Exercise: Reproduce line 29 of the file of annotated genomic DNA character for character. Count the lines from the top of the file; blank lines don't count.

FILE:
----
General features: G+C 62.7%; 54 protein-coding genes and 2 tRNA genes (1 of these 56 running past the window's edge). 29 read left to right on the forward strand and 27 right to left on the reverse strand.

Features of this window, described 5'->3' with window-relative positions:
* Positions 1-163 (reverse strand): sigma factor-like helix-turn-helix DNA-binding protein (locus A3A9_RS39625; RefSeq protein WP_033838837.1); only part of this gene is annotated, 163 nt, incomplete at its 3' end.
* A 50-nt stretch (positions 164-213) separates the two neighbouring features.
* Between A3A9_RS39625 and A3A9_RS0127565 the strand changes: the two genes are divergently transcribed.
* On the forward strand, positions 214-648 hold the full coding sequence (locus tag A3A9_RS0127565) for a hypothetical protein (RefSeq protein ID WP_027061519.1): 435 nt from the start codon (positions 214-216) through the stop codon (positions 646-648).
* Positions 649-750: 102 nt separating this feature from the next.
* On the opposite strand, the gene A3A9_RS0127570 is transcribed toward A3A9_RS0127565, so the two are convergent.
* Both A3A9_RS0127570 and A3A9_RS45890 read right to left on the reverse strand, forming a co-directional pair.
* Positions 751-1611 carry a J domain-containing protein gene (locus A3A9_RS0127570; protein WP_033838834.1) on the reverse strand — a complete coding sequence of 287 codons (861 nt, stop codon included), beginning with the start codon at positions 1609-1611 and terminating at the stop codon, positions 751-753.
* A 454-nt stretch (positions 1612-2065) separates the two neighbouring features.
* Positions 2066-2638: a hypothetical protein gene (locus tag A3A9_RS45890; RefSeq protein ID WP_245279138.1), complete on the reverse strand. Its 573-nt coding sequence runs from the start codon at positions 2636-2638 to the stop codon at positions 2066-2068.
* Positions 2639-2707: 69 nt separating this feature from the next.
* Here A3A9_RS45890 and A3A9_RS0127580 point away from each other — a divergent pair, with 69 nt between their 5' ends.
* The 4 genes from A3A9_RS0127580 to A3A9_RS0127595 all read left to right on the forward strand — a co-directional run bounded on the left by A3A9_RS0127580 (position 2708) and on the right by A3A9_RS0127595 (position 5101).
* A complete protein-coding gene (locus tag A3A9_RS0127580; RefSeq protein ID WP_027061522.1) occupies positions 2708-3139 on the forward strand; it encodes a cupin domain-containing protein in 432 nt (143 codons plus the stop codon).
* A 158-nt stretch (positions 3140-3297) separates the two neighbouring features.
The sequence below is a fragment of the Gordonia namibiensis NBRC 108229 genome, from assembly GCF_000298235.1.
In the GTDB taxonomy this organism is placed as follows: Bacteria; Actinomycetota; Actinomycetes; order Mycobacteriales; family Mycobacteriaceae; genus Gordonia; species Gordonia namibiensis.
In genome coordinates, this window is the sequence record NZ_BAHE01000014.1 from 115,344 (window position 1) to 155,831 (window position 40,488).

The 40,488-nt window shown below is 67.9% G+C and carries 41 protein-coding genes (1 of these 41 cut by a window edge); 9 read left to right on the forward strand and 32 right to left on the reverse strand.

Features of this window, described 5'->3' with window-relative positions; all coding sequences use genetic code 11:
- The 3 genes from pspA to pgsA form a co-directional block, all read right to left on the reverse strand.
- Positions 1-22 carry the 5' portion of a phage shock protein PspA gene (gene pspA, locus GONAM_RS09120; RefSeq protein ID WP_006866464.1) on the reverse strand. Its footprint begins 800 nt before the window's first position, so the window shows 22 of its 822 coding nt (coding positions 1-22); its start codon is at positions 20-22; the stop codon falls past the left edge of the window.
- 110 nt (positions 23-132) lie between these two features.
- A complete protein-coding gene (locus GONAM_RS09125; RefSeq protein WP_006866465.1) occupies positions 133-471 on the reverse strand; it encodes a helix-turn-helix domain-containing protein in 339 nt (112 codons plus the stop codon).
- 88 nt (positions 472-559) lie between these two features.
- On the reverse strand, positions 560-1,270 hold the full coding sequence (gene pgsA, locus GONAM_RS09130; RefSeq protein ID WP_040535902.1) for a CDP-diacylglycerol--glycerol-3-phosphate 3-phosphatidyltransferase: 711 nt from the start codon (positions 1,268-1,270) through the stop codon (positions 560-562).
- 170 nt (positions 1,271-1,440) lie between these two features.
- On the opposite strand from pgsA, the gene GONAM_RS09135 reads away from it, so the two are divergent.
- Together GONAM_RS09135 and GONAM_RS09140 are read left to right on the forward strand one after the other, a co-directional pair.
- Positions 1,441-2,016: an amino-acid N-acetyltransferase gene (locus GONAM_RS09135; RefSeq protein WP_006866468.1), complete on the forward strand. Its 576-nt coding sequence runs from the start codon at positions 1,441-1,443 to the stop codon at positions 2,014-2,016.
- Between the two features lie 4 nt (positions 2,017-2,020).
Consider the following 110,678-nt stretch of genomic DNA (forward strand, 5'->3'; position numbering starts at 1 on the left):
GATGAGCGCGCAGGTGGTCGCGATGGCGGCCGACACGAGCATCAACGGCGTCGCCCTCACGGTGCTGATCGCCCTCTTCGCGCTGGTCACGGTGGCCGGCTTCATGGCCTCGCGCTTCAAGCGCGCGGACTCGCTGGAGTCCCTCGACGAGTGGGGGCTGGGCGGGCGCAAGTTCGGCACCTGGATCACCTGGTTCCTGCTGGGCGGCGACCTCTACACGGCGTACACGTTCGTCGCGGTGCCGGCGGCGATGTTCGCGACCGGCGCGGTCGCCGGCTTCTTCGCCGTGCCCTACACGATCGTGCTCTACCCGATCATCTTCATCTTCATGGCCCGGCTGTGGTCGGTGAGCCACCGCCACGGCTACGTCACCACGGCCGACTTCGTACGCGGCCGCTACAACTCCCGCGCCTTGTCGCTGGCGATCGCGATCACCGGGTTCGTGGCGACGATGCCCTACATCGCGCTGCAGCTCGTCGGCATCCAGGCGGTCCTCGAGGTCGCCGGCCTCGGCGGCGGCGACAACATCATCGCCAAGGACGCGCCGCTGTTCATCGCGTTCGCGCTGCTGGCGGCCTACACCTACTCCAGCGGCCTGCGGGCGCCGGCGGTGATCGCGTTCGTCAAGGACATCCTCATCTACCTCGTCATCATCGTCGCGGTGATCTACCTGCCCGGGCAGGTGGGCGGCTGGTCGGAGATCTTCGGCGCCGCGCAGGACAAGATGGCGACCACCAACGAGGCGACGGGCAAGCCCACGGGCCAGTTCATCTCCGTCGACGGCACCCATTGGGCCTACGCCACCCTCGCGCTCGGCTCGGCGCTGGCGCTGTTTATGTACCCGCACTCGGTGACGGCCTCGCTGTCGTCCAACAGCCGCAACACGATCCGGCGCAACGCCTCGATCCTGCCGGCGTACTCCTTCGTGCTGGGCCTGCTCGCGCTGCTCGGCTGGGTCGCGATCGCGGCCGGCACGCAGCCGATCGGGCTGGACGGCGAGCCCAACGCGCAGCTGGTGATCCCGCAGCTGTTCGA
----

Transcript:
- 170 nt (positions 1,271-1,440) lie between these two features.